Anaconda Taps Containers to Simplify Data Science Deployments
Anaconda (formerly Continuum Analytics) today unveiled a new release of its commercial data science platform that leverages Docker and Kubernetes containerization technology to allow data scientists to deploy models to production environments with a single click.
It takes more than a click to get Anaconda Enterprise 5 installed and set up, of course. But once it’s up and running, the process of provisioning resources and deploying data science models into a production environment can be accomplished with a single button press, Anaconda claims.
The features in Anaconda Enterprise 5–the company’s flagship commercial offering for streamlining production deployment of models that data scientists create with its open source Anaconda toolset—is all about delivering an “integrated experience,” according to Anaconda CTO Peter Wang.
“You can take a data science project with notebooks, Python or R scripts, or interactive dashboard applications, and you can go and one-click deploy them,” Wang tells Datanami. “You can also look at all the deployed instances you have. You can kill them, or share a live running instance with collaborators…The whole thing is an integrated environment.”
Prior to this release, data scientists would commonly spend weeks or months collaborating with the company’s IT and application development teams to get a particularly data science model deployed into production.
By leveraging Docker and Kubernetes under the covers to automate the deployment of highly tuned environments to X86 laptops, servers, or even clusters of servers running Apache Hadoop or Apache Spark, Anaconda Enterprise 5 largely eliminates the need for this extra work, thereby enabling the data scientist to spend more time on data science and less on understanding the technologies and processes of enterprise IT environments.
Want says the software is particularly useful in more complex environments, such as when a data scientist wants to start experimenting with different Python or R packages within the open source Anaconda toolset, or when multiple data scientists or teams of data scientists want to use different data science tools.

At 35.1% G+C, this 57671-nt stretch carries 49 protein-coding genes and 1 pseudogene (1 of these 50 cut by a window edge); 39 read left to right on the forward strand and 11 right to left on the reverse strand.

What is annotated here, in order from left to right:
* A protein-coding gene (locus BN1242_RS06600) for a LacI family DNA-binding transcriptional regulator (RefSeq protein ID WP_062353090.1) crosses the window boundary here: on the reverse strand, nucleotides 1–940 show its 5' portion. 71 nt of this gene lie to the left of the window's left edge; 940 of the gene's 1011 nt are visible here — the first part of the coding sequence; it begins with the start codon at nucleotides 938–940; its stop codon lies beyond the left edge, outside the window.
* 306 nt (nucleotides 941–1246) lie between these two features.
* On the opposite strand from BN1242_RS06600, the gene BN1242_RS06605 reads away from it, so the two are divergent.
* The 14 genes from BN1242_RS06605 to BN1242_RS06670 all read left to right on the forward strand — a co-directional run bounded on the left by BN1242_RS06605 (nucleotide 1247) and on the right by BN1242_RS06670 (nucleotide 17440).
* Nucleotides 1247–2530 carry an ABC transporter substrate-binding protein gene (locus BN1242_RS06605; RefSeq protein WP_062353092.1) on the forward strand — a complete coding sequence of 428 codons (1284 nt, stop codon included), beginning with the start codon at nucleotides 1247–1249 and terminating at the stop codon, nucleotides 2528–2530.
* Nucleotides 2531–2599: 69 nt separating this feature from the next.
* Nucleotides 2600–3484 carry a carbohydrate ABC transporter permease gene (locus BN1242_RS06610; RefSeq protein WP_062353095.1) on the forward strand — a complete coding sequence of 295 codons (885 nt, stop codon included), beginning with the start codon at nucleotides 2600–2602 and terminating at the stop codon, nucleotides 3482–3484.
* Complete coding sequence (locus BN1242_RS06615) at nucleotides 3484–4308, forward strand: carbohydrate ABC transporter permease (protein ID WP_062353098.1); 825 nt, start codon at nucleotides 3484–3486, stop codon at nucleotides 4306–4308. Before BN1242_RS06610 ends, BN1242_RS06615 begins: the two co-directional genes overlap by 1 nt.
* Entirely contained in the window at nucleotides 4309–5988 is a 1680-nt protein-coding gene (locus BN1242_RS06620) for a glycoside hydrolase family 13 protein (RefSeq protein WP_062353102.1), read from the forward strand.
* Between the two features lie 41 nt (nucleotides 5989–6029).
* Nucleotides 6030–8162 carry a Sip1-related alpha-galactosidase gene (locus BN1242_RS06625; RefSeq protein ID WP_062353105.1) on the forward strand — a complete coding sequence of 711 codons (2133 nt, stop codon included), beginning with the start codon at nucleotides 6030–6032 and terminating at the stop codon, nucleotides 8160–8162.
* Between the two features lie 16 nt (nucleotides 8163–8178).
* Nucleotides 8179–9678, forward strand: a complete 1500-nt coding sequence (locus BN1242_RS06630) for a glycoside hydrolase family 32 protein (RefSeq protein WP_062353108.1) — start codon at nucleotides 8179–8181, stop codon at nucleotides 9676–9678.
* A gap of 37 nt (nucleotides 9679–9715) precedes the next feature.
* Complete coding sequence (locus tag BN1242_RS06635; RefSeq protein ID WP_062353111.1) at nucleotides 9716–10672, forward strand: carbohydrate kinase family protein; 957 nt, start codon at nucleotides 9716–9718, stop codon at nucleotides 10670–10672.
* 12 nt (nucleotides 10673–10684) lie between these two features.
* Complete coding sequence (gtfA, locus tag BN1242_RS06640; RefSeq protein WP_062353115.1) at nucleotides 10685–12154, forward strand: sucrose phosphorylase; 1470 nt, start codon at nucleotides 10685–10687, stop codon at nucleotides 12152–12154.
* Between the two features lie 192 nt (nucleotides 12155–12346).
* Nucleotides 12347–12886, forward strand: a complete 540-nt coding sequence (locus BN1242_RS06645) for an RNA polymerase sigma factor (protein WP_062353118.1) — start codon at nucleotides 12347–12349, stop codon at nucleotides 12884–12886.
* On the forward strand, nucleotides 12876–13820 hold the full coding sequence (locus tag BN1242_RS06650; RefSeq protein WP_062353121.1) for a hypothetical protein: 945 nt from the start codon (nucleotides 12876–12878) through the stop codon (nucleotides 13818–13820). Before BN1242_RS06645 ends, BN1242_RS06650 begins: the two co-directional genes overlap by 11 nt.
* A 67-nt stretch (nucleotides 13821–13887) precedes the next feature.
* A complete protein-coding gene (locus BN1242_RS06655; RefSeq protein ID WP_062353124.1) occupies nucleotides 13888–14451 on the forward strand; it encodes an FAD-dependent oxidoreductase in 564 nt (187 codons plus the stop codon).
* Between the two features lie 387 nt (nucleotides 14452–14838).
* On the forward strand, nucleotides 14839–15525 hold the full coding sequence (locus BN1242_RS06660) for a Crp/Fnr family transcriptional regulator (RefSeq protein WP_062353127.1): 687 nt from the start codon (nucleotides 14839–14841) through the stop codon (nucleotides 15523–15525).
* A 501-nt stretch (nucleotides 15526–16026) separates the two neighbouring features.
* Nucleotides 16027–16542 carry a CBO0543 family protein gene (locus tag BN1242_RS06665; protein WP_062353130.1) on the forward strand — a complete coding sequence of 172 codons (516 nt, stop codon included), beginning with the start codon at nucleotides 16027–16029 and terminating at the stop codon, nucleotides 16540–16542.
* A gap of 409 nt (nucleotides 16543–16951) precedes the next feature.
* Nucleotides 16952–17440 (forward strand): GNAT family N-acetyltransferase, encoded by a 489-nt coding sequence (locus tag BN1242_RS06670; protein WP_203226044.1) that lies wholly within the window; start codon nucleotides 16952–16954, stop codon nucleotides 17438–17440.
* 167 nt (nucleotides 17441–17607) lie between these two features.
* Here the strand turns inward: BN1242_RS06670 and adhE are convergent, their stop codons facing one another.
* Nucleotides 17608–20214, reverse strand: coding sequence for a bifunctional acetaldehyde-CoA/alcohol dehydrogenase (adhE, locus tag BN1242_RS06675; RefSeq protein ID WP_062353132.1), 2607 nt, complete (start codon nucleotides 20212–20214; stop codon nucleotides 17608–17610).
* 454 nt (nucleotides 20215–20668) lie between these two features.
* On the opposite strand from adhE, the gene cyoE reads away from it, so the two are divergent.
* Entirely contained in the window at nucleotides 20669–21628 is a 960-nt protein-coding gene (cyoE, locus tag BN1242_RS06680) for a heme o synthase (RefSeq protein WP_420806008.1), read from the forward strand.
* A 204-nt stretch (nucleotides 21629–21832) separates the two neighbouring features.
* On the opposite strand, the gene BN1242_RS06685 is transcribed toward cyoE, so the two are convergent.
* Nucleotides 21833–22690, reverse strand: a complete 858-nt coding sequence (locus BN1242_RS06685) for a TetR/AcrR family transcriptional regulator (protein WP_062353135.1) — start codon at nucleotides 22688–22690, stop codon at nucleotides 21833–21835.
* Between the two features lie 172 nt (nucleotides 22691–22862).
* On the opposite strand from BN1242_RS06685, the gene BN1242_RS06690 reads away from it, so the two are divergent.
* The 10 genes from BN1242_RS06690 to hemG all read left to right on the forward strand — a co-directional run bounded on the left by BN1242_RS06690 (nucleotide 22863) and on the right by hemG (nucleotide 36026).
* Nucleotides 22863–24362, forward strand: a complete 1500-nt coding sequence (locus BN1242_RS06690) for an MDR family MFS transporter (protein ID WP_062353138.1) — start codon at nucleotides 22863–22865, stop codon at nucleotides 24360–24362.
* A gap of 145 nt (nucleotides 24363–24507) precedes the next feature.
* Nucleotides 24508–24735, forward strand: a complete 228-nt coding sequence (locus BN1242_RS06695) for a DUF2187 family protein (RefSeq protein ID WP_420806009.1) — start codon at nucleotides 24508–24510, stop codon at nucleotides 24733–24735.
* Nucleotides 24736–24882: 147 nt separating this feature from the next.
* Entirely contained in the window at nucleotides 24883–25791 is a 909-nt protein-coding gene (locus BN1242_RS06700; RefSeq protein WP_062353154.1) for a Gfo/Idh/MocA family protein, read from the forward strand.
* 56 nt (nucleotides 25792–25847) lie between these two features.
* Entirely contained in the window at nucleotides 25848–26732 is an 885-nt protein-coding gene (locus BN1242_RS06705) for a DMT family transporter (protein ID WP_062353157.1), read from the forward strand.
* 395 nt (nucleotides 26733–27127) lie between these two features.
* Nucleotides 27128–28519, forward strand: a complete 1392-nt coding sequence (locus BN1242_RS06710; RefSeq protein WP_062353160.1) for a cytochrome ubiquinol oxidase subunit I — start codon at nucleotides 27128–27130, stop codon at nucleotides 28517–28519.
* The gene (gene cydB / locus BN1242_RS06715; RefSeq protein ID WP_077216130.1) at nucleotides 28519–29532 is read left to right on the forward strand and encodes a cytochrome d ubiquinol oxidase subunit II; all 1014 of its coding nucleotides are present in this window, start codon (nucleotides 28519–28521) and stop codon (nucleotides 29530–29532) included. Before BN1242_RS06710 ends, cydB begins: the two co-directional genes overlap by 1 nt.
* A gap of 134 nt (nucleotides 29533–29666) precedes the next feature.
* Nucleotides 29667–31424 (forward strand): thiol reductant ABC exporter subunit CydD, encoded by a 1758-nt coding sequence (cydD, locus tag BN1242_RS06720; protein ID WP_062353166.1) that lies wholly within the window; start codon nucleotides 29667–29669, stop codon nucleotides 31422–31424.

“Even in cases where you have a good IT team, they can get it configured once,” he says. “But when you have a couple of production jobs to keep running and then you start using new version of liberties that just came out to do other stuff, the IT team is going to be really hard pressed to service that in a robust way.”
Many IT department are embracing containerization specifically to address this problem. But data scientists are often ill-equipped to get up to speed with things like Docker and Kubernetes, when they’re already being asked to be experts in statistics, machine learning, and the business problem at hand.
“Data scientists themselves are not necessarily equipped to manage the container stuff and do all the bits and pieces,” Wang says. “That’s why we decided to build this bridge piece.”
Anaconda Enterprise is integrated with Active Directory and LDAP servers, ensuring that only authorized users have access to data science tools. The software works with both on-premise and cloud infrastructures, but most paying customers use it on-premise, Wang says.
The flexibility to target cloud and on-prem is important, he says. “This is something that’s of critical importance because data science spans such a huge swath of technology,” he says. “Some people need a GPU. Other people need a big memory, and other people need a cluster, or a specific version of Spark.”
In other news, the Austin, Texas company changed its name from Continuum Analytics to Anaconda on Monday, taking the name of its main product, which includes more than 1,000 Python and R tools and has more than 4.5 million users.